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5
18
Yes it is, because... No it's not, because...
Debate Score:23
Arguments:26
Total Votes:23
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 Yes it is, because... (5)
 
 No it's not, because... (17)

Debate Creator

Mack(293) pic



Is it more rational to believe in a multiverse than to believe in a god(s)?

Is it any more rational to believe in the multiverse hypothesis than it is to believe in a god?
(If you answer: *"No it's not, because..."*, it could mean you think it is equally, or less rational to believe in a multiverse than to believe in a god)

It seems to me that a lot of arguments for the existence of a god would be entirely useless if the multiverse hypothesis is correct.  For example, the fine tuning idea (that our universe is so "perfect" for life that a god must have been involved in making it that way).  I also haven't heard of many alternatives to the multiverse hypothesis that could explain things like the apparent fine-tuning of the universe, which means that the two (a god or a multiverse) could somewhat be substitutes. 

The problem with the multiverse hypothesis is just that - it is just a hypothesis, and an unfalsifiable one at that.  This leads many to consider it unscientific, and on the same level as the god(s) hypothesis.  

Personally, I think it is only rational to withhold judgement on the multiverse hypothesis until evidence for its validity is provided.  I'd like to hear what you all think.

Keep it civil, etc, or I'll ban you.

Yes it is, because...

Side Score: 5
VS.

No it's not, because...

Side Score: 18
1 point

The multiverse (or meta-universe) is the hypothetical set of possible universes, including the universe in which we live. Together, these universes comprise everything that exists: the entirety of space, time, matter, energy, and the physical laws and constants that describe them.

Yes it is because the Left believes in the hypothetical as described by their beloved Wikipedia

Side: Yes it is, because...
1 point

You are not civil, I don't care if you ban me, you are a militant atheist and there is nothing civil about what you are doing here.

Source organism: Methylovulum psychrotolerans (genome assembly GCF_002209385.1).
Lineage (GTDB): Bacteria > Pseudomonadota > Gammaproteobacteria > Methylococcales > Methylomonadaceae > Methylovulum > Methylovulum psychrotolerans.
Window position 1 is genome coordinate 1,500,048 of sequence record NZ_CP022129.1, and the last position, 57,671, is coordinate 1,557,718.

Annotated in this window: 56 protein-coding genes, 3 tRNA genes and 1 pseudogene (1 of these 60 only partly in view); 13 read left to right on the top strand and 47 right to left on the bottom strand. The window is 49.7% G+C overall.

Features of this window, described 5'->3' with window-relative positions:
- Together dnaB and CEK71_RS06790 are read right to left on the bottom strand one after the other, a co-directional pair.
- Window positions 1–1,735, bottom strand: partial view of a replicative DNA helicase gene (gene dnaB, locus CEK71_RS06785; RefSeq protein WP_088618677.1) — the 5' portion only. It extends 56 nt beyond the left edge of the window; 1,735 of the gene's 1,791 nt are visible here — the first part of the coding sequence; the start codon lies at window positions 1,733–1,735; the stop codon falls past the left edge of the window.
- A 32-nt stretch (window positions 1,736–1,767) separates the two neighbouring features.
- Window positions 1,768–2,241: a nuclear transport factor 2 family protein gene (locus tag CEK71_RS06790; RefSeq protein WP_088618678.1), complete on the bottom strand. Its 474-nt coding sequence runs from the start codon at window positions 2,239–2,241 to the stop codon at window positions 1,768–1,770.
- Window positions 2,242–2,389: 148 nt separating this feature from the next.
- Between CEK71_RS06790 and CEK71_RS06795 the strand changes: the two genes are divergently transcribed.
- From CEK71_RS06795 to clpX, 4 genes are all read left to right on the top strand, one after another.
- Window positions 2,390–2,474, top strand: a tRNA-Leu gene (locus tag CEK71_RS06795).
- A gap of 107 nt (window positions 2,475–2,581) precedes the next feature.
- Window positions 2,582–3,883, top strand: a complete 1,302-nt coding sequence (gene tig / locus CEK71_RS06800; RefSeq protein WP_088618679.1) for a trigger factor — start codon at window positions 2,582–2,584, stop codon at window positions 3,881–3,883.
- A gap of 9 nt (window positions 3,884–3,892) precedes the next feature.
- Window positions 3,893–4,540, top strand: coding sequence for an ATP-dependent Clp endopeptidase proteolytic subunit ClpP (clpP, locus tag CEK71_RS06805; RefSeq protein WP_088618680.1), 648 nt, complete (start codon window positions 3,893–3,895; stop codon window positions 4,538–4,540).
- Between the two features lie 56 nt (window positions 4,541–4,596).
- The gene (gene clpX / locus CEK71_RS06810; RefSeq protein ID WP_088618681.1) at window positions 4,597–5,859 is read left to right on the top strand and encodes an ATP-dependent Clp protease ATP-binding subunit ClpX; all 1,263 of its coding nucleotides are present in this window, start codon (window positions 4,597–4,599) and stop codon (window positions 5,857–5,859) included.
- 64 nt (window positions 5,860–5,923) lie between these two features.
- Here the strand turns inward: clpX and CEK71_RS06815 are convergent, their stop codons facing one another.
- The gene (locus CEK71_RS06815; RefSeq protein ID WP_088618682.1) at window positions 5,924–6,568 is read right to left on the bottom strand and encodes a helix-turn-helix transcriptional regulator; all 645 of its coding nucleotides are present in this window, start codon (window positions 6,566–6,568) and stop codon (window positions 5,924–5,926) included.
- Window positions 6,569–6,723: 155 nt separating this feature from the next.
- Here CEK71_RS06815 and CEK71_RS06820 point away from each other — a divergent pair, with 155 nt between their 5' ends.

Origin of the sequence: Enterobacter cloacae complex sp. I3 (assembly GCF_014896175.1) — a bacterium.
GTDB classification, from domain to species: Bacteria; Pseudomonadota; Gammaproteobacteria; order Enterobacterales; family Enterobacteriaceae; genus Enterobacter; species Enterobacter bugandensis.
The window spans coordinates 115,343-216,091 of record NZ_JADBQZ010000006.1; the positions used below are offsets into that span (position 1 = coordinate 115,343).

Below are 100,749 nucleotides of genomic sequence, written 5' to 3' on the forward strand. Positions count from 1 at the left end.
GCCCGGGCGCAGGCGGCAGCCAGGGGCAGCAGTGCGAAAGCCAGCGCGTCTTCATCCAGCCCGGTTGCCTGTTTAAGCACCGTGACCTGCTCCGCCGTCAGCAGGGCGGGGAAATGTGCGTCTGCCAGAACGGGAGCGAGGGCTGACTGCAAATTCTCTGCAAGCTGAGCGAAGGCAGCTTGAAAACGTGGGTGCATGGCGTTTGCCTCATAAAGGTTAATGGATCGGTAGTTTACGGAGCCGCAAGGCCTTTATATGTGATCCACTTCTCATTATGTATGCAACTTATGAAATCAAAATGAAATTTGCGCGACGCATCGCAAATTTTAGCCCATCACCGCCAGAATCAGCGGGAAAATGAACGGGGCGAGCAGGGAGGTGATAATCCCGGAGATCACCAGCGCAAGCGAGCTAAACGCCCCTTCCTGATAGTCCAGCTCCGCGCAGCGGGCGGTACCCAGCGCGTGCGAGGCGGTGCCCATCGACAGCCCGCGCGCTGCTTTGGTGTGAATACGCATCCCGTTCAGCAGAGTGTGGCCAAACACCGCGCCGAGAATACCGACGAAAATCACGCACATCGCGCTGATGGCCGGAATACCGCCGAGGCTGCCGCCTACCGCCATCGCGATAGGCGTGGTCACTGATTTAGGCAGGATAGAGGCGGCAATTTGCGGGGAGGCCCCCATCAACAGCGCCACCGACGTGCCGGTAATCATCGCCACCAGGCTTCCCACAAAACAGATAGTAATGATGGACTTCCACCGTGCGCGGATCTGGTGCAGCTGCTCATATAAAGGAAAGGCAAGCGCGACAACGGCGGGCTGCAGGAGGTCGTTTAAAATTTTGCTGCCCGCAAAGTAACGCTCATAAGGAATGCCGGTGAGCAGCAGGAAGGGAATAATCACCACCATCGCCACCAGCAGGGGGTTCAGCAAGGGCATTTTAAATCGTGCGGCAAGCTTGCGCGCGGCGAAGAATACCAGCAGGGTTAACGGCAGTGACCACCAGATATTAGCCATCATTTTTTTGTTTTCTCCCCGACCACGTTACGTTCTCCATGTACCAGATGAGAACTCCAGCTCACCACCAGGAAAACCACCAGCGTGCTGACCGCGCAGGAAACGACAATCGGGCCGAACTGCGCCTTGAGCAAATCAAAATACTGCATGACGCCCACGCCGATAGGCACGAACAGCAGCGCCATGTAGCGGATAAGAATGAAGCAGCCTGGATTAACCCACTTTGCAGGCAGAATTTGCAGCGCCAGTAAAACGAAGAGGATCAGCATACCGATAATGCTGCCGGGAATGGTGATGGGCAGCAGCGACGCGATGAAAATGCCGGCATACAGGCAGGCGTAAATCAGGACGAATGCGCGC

Side: Yes it is, because...
Mack(293) Disputed
1 point

A difference between you and me is that I am willing to engage in a polite debate, while you are not. Good riddance.

Side: No it's not, because...
1 point

Just going by this website I have to say that the most irrational people believe in God and not a multiverse. So, I have to conclude that a belief in God is less rational.

Side: Yes it is, because...
marcusmoon(251) Disputed
1 point

What about those who believe in both? Do two unsupported and irrational beliefs in opposing explanations cancel each other out to make the person rational?

But seriously . . .

What I notice is that on this site there are lots of people (of diverse political or ideological camps) who are capable of impeccable logic/rationality, but who do not really seem to care whether there is actual verifiable physical evidence. They start with an assumption that their information is accurate (or impossible to verify or disprove), and then build an argument founded on the assumptions, and subsequently come to a valid (but not sound) conclusion.

By the same token, I notice that many people (of diverse political or ideological camps) on this site struggle with logic. Some even struggle against it. For them, actual evidence would be of no benefit.

I would be unable to predict which of these categories would have more believers in God than believers in multiverses.

Side: No it's not, because...
Cartman(18205) Disputed
1 point

You sound a lot like theist in this post. Hmmm.

Side: Yes it is, because...
1 point

I think that the multiverse theory should be treated the same way as God. It is unfalsifiable and lacks any empirical evidence. That doesn't mean it should be ignored. I think it's a good thing for scientists to theorize about, so long as it remains clear that it's just a hypothesis.

Side: No it's not, because...
Mack(293) Clarified
1 point

To clarify, I lack belief in a multiverse, and I lack belief in a god. I don't need to have an explanation to everything.

Side: Yes it is, because...
NowASaint(1274) Clarified Banned
1 point

Yes, it is very important that scientists spend a lot of time with things that can only be imagined and not observed in nature.

Side: Yes it is, because...
1 point

I don't believe its rational to believe in a god to start with and belief is merely a product of indoctrination , also I think a fair majority just say they believe in a god but are not in any way fully convinced .